Local band Valice takes Austin to church in weird and wonderful new music video
There are not too many bands in Austin with a true cult following, but one group is making it happen in a magnetic new music video.
"Don't know where, don't know why" (stylized in lowercase) is the standout track on Valice's new EP as of September 30, Do you want to be alone?, cranking up the weirdness factor with a mix of spiritual motifs, Southern sounds, and psychedelic twists.
Yet, disparate as that sounds — and probably heretical to some — none of those styles are really that left-field when thinking about music history, from gospel music (spiritual and Southern) to The Beatles (spiritual and psychedelic). In fact, the group has "a whole alternate life as a Beatles cover band," says bassist George Feledichuk in an email to CultureMap.
"That requires a lot of time and dedication to accurately recreate some of their more complex music," he writes. "But we’re glad to be back to focusing on our original stuff."
That dedication certainly comes out in the music, which is layered to high heaven and deftly balanced between an organic pop rock jam and something more experimental. (It's doubtful — but not impossible — that the jaw harp gets broken out at every rehearsal.)
The undeniably churchy song got the full religious treatment in the video, released on October 7, which sets up keyboardist David Fong as a slick cult leader and singer Ricci Valice as a skeptical visitor; Both could have careers in acting if they wanted them.
Drummer James LeBlanc and Feledichuk play more godly and infernal characters, respectively, in an interesting us-versus-them that draws lines between the band and the cult (truth and illusion?) rather than the more traditional heaven and hell.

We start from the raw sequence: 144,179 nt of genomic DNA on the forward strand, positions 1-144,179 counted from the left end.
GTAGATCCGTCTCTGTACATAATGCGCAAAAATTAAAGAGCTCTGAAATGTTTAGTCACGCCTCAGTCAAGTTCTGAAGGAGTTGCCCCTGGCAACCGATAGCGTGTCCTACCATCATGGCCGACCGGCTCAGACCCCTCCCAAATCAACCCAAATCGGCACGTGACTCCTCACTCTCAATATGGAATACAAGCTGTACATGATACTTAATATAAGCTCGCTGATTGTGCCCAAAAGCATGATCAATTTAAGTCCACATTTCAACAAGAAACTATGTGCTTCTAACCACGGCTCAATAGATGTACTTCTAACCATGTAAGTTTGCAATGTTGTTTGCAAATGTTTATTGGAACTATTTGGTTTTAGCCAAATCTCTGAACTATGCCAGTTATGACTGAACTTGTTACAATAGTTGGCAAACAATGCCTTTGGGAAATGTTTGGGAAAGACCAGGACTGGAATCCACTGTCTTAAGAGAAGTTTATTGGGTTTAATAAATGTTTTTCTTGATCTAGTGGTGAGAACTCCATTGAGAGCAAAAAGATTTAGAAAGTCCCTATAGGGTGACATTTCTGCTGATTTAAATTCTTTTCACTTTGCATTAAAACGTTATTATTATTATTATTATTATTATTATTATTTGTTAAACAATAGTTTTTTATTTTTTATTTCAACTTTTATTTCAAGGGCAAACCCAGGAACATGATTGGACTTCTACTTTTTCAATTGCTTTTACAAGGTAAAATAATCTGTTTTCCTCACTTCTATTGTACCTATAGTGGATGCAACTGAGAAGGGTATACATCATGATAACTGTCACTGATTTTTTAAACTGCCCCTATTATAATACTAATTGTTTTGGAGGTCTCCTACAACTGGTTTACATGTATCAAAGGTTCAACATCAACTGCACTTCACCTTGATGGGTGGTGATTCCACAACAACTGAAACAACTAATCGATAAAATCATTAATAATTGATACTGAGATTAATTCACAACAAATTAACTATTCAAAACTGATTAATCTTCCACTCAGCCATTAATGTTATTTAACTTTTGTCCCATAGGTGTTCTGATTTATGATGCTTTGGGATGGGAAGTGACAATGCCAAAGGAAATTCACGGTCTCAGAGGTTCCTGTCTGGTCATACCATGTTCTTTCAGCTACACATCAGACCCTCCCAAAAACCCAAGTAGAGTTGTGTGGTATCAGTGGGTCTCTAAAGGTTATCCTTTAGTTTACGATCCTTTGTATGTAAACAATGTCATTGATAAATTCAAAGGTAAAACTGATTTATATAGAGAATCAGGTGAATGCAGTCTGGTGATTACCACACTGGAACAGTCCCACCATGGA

"Our goal was to have the music video right on a line where it could be enjoyed by everyone no matter your views," wrote Ricci Valice in the email. "If anything, we wanted to show how sometimes, the very uniquely American export of Christianity can lose its way to the point where even Satan and Jesus would team together to lead people away from a cult of personality."
Austinites may recognize the Hyde Park Presbyterian Church as the main shooting location, as well as friends in the cast. Among them is Chance Hoops (who makes his own music as Fak3 5miles), the especially expressive dancer whose eyes roll back in the church scene. The band didn't know Hoops was a musician when they invited him on set, but now he raps in a deadpan on the Gorillaz-like "All my lies," also on the EP.
Valice's golf cart-riding Airbnb host inspired this album cover. The EP title is stylized all in lower case, as are all its song titles, for an extra bit of indie 2000s quirk.do you want to be alone by Valice
The city also appears — albeit opaquely — in the content of the song, via a recording of a radio broadcast. Valice, who grew up in Christian Megachurch culture, says the band found one sermon "hilarious and, in a way, beautiful. We were shocked that you could still hear something like that on the radio today."
He continued, "When I got home, I added the recording over the loop I had, and loved how evocative the result was. It felt so Austin to me, and like something I’d never heard before. It’s rock, it’s pop, it’s EDM, it’s swamp, it’s blasphemy, it’s whatever the opposite of blasphemy is, all in one."
The oddly touching video — which has been submitted to the South by Southwest film festival — is by the same crew that created the more feverish, but equally memorable music video for "Julie, Pt. II" in 2020. It adds to a canon of Valice music that few bands have just three years after their first official release, and so does Do you want to be alone?, which feels like a concept album with strong cohesion from song to song, without getting stuck in any ruts.
"Overall, the title of the album is really a core concept that is answered somewhat differently by all of the songs," writes Feledichuk. "The songs are generally tied together by a sense of uncertainty, insecurity, and isolation. Lyrically, it’s a very personal and vulnerable record, but sonically it presents more as a fun, accessible piece; I guess you could say it’s someone in a loud outfit standing alone in the corner at a party."